Good bye stand-by!

Published 14.05.2013 16:33
Updated 14.05.2013 16:42

Turkey turns the final page of a 52-year-old relationship with the International Monetary Fund today. Turkey, which has aptly shown how to succeed during a global crisis without the IMF, is now changing their scope in relations with the international fund. Turkey, which up until now has always been the taker, will now become the giver in its long-standing relationship with the IMF.

Turkey awoke to a historical day today. A 52-year old stand-by relationship with the International Monetary Fund (c) comes to a close. Today, Turkey's pays off the nation's final installment of 421 million dollars, thereby zeroing out the nation's IMF debt.


Our relationship with the IMF spans back to 1947 and the era of İsmet İnönü. Since then, Turkey has signed on to 19 stand-by agreements. Between the years 1960 to 1970, Turkey signed a stand-by agreement with the IMF yearly. From 1970 to 1978, there was a break. However, since then, Turkey has sat down to the negotiating table with the IMF countless times. Only eight of the deals signed were completed. The IMF was a hot topic in 2001. As overnight interest rates would see 7,000 percent increases, banks were handed over to the state one by one. The IMF was the only hope for a way out of the February crisis in Turkey that year. During that time, Turkey spent days trying to negotiate an IMF deal. When the funds came in, after great concessions and negotiations during the Kemal Derviş era, it was as if a wave of joy blew through the nation. When the AK Party came into power, they took on the agreement that was signed at that time by the DSP-MHP-ANAP coalition.


* On March 11, 1947: We became members of the IMF.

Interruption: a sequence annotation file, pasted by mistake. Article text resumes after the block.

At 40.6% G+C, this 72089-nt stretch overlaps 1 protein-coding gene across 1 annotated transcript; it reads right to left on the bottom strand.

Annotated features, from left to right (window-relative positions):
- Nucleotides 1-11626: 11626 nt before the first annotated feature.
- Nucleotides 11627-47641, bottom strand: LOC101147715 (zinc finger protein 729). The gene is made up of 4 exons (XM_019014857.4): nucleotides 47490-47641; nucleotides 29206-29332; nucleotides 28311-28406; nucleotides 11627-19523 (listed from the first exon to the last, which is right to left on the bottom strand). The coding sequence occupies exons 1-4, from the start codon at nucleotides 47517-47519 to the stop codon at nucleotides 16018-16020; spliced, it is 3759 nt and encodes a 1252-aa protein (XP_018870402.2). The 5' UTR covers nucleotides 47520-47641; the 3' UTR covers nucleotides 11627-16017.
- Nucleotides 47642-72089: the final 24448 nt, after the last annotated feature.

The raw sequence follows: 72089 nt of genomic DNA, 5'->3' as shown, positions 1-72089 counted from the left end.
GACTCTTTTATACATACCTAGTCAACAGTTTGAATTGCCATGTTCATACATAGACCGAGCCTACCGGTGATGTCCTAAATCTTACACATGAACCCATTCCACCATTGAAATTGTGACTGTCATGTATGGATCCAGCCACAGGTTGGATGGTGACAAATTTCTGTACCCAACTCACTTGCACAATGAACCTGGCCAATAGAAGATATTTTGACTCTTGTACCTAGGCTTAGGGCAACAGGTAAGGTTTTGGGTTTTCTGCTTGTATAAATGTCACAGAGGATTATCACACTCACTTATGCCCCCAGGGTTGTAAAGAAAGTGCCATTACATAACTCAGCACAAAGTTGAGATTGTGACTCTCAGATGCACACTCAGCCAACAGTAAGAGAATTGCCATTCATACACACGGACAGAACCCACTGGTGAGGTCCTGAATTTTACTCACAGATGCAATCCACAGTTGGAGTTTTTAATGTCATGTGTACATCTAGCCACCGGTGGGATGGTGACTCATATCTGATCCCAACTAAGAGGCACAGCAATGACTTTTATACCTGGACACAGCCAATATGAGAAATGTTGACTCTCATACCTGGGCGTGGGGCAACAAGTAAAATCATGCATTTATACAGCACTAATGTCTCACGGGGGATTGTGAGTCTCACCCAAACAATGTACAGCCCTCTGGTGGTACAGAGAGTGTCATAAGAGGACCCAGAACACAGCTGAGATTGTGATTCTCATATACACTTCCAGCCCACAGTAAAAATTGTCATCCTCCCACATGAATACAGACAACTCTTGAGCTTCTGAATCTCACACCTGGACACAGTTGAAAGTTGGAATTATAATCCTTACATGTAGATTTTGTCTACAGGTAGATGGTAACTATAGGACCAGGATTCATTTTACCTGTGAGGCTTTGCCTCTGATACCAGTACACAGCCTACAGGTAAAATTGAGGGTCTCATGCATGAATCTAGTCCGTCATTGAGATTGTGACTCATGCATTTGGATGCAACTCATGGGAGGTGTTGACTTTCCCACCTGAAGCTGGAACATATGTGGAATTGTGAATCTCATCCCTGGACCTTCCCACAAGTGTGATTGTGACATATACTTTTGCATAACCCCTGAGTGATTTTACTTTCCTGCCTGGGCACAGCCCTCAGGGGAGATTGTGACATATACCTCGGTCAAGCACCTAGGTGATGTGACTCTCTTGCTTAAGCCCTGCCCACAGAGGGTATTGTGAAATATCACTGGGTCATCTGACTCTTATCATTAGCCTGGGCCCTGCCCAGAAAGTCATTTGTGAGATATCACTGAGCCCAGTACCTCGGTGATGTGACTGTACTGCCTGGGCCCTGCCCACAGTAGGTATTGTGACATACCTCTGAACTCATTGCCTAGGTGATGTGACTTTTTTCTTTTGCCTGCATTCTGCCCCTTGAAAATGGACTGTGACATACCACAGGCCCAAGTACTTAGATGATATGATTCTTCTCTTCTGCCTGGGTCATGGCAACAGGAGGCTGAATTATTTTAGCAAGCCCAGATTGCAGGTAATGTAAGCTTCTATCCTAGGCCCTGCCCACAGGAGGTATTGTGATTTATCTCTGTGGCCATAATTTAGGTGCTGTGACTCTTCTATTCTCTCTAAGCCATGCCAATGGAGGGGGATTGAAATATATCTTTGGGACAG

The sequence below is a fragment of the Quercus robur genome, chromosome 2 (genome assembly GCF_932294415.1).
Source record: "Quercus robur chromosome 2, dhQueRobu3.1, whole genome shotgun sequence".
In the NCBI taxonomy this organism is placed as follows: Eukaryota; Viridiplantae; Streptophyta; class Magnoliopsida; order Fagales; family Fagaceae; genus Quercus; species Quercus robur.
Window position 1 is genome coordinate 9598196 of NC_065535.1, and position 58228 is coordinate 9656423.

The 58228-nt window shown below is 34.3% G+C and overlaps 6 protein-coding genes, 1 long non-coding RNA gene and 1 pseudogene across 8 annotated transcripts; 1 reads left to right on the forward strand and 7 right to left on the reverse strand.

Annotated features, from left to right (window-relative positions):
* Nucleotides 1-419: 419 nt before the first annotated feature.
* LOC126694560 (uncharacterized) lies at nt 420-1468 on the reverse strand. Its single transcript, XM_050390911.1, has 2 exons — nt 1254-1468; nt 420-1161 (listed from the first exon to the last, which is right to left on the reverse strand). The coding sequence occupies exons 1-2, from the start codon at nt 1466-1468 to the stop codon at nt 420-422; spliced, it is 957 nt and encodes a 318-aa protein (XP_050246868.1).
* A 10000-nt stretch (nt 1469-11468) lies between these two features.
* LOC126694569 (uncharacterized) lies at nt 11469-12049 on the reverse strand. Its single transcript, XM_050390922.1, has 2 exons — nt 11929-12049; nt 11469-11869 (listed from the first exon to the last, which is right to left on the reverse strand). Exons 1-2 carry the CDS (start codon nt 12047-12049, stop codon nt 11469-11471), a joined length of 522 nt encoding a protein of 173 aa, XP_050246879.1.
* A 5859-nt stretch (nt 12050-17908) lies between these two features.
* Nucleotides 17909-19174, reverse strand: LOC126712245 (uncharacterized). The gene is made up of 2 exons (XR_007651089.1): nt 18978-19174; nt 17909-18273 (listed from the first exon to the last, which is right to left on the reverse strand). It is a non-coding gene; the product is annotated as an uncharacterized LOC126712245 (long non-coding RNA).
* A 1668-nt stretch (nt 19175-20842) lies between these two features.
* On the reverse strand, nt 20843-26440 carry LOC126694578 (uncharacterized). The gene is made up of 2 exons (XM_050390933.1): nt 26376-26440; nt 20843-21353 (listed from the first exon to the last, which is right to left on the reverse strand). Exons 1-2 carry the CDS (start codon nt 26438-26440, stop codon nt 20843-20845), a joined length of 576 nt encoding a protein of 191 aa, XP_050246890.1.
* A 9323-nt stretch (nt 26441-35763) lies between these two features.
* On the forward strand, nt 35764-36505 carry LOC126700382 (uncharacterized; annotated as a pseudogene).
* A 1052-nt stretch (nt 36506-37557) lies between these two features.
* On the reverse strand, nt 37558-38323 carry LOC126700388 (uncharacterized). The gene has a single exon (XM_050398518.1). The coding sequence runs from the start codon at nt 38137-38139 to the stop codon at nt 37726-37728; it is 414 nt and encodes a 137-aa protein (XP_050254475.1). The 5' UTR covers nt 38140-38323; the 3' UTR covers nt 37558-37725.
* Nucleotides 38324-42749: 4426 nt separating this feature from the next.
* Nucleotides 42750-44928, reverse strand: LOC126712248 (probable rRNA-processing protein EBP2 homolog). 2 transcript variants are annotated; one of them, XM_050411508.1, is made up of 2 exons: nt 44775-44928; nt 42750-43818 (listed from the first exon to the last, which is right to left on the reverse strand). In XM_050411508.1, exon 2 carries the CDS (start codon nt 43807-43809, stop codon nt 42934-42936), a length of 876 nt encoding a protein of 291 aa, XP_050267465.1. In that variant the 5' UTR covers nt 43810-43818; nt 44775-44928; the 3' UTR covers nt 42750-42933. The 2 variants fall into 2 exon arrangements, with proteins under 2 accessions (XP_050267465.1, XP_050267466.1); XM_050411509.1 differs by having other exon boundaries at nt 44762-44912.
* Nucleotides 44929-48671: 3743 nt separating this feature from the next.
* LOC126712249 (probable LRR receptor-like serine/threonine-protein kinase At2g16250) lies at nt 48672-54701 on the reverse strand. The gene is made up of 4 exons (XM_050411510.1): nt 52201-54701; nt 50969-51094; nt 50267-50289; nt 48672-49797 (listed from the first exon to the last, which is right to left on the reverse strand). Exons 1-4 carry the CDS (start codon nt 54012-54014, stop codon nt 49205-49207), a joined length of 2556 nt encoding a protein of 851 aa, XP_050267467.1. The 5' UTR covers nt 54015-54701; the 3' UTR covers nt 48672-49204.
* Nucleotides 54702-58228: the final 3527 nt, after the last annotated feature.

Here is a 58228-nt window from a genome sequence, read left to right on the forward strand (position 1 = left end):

* On January 1, 1961: The first stand-by agreement was signed with the IMF while President Cemal Gürsel was in power.

*1961-1970: IMF agreements continued throughout this decade as both Süleyman Demirel and İsmet İnönü came to power three times each.

*On June 18, 1980: We signed the longest stand-by deal with the IMF.

* 1984-1994: No IMF deal was signed during these years which saw Turgut Özal, Ali Bozer, Yıldırım Akbulut, Mesut Yılmaz, Süleyman Demirel and Erdal İnönü come to power.

* On July 8, 1994: Turkey signed its 16th agreement. With the signing of the deal by Tansu Çiller on April 5th, the Turkish lira saw a 39 percent devaluation.

* 1994-1999: There was no stand-by agreement

* 1999: The 18th agreement was signed during the Kemal Derviş era as the DSP, MHP and ANAP were in government.

* 2005: The 19th agreement was signed while the AK Party government was in power. The fund provided ten billion dollars in credit.

* 2008: Despite the economic crisis, Turkey did not sign a deal with the IMF.

Nations did that did not make a deal with the fund have gotten stronger...

Turkey has been a successful example for the history of the IMF. Turkey is one of the rare countries that has both paid back their debt and rectified their economy. A number of nations that adopted IMF deals have now come out successful for it. The crisis in Europe is proof enough that the IMF prescription does not save every patient. As the IMF image continues to fade, countries such as Argentina, Russia, Brazil and South Korea have taken the IMF out of their equation.

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